NHS waiting list scandal: ‘Whitewash’ claims emerge
THE Scottish Government is facing claims of a “whitewash” over “fiddled” NHS waiting times after it emerged some hospital staff felt pressurised into removing patients from lists to meet targets.
NHS Tayside apologised after the revelations by some of its staff yesterday in an investigation into waiting times abuses.
The investigation found that a number of workers spoke of “inappropriate behaviour including pressure” on them to class patients as “unavailable” for treatment so they would be removed from lists.
Health boards across Scotland carried out audits after NHS Lothian was caught fiddling waiting time figures last year to meet an 18-week treatment target.
No evidence was uncovered in yesterday’s reports of deliberate or systematic manipulation of figures, but NHS figures show that since last year’s scandal there has been a dramatic fall in the number of patients removed from lists over “unavailability”.
NHS Tayside said it had put controls in place to end the practices that had been identified in a “small area” of waiting time “management”. Two members of staff who had been suspended have also returned to work.
All 14 Scottish health boards had been asked to review their practices after the accusations.
NHS Lanarkshire also admitted using the “unavailability” classification incorrectly.
But it stated that wrong usage was based on “misunderstandings” rather than any “deliberate manipulation”.
Official health services figures show that the number of patients removed from lists because they were classed as “unavailable” to be treated for social reasons soared from less than 5,000 in 2008 to 19,361 in September 2011. But this more than halved to 9,537 by September 2012 after the Lothian scandal came to light.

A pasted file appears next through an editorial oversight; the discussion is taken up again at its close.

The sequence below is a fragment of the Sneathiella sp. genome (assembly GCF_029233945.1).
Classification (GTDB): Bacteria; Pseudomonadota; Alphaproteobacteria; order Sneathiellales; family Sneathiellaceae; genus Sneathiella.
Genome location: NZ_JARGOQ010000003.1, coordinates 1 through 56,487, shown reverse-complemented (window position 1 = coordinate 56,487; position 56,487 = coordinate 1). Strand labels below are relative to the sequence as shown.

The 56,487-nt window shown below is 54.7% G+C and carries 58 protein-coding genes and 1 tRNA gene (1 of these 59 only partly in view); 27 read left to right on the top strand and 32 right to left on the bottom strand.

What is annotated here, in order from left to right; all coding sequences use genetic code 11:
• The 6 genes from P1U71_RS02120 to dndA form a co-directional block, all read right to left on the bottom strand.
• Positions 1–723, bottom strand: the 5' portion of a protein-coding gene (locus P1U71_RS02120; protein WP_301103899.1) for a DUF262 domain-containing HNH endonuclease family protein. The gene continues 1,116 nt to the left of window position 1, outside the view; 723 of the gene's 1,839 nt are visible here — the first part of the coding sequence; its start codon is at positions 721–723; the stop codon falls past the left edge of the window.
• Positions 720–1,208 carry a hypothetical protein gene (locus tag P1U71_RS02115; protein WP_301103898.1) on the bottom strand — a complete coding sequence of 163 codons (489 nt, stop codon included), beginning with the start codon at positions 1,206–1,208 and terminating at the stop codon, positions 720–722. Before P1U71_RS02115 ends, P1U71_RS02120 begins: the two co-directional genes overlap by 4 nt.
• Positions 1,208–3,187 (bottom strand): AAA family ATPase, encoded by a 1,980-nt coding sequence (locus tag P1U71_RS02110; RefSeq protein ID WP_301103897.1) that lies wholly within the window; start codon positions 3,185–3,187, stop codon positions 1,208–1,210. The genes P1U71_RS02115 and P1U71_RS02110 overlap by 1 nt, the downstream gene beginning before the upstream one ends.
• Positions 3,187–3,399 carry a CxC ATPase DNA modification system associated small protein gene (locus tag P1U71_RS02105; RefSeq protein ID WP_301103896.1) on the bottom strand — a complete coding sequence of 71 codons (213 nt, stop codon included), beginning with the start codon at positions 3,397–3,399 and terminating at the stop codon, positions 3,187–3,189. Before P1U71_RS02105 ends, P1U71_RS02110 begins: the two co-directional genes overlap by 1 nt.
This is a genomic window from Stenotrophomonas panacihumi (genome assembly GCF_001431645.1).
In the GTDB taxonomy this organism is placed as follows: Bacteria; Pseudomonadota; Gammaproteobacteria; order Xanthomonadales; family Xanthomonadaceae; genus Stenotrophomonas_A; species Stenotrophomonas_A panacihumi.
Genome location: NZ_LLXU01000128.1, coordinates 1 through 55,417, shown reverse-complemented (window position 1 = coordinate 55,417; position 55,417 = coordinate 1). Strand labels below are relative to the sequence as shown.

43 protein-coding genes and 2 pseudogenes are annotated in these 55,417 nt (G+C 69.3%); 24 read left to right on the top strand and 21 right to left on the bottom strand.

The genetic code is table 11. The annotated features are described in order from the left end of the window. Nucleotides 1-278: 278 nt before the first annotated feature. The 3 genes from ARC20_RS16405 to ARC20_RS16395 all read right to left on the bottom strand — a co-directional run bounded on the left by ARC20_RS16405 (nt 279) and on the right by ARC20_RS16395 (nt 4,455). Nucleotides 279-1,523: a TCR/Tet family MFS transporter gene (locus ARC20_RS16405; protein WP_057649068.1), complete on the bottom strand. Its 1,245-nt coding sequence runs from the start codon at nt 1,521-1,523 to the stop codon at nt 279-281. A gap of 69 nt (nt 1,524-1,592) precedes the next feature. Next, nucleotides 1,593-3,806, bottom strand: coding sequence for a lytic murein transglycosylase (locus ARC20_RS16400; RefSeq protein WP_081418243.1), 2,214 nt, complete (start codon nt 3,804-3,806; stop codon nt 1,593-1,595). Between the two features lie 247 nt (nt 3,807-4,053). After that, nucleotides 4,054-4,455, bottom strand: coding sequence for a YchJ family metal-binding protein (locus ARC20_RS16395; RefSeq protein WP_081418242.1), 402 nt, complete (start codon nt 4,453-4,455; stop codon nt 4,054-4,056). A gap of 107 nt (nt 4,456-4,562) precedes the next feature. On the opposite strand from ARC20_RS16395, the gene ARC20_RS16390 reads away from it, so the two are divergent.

It emerged late last year that NHS Lothian had removed patients from the 18-week waiting list when they refused to travel to England for treatment.
A critical-incident investigation was launched and two members of staff at NHS Lothian were suspended.
Health secretary Alex Neil told MSPs yesterday that the system would be changed. Previously, if a patient was not available for treatment, boards would mark them as “socially unavailable” on their records. This will be replaced by a system where patients agree with their doctor if they want their treatment to be delayed for any reason.
But Mr Neil said: “The reports provide no evidence of dishonest or widespread manipulation of waiting times across the NHS in Scotland.”
However, Labour’s Jackie Baillie said: “[Mr Neil’s] statement is a whitewash, full of assertions that are patently not true.
“The problem is wider – other health boards have retrospectively adjusted their figures.”